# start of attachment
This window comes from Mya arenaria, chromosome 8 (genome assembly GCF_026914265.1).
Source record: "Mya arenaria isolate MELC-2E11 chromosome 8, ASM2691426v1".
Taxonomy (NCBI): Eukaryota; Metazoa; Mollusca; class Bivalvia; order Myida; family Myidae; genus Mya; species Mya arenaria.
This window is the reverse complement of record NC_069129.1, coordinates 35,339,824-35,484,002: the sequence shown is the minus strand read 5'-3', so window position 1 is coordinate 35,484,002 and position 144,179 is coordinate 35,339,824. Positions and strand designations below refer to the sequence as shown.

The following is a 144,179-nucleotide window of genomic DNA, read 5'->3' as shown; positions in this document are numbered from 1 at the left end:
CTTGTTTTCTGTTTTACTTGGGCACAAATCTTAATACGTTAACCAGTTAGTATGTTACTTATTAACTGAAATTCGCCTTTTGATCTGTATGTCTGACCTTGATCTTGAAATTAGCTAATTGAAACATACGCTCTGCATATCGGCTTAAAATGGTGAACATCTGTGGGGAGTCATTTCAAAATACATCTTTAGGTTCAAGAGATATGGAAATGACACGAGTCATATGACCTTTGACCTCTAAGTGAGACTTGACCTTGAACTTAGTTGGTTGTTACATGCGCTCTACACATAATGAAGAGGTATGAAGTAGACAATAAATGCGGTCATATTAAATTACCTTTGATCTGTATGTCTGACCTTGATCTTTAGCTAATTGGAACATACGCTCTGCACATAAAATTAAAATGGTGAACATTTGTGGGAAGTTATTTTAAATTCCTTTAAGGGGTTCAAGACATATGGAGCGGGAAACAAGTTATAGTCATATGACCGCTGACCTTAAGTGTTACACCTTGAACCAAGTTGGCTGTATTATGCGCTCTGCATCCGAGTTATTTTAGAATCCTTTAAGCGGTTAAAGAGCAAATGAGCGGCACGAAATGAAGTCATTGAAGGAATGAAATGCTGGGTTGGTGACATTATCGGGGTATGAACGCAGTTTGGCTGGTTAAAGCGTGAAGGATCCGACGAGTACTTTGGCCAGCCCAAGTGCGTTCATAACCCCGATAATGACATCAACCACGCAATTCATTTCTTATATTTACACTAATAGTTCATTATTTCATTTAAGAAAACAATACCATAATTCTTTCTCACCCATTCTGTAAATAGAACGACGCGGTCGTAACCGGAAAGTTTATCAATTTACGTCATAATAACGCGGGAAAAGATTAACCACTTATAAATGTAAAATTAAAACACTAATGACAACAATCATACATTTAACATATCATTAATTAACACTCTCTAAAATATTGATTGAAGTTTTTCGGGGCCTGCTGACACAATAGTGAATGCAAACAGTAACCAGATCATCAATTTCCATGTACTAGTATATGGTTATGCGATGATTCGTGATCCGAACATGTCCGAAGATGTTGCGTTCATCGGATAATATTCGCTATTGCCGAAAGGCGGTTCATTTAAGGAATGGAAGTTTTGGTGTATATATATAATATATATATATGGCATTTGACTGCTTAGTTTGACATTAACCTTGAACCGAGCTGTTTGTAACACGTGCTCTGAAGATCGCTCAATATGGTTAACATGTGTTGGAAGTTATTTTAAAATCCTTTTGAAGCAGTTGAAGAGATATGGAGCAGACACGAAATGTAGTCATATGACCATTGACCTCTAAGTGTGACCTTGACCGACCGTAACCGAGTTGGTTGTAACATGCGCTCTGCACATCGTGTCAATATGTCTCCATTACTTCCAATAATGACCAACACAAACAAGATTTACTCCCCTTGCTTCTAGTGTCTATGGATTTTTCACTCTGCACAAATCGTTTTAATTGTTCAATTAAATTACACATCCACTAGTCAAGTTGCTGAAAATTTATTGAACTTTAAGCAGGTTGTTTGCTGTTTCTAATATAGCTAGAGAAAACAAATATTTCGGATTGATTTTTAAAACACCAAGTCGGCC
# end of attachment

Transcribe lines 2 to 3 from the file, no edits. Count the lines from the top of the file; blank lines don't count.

Source record: "Mya arenaria isolate MELC-2E11 chromosome 8, ASM2691426v1".
Taxonomy (NCBI): Eukaryota; Metazoa; Mollusca; class Bivalvia; order Myida; family Myidae; genus Mya; species Mya arenaria.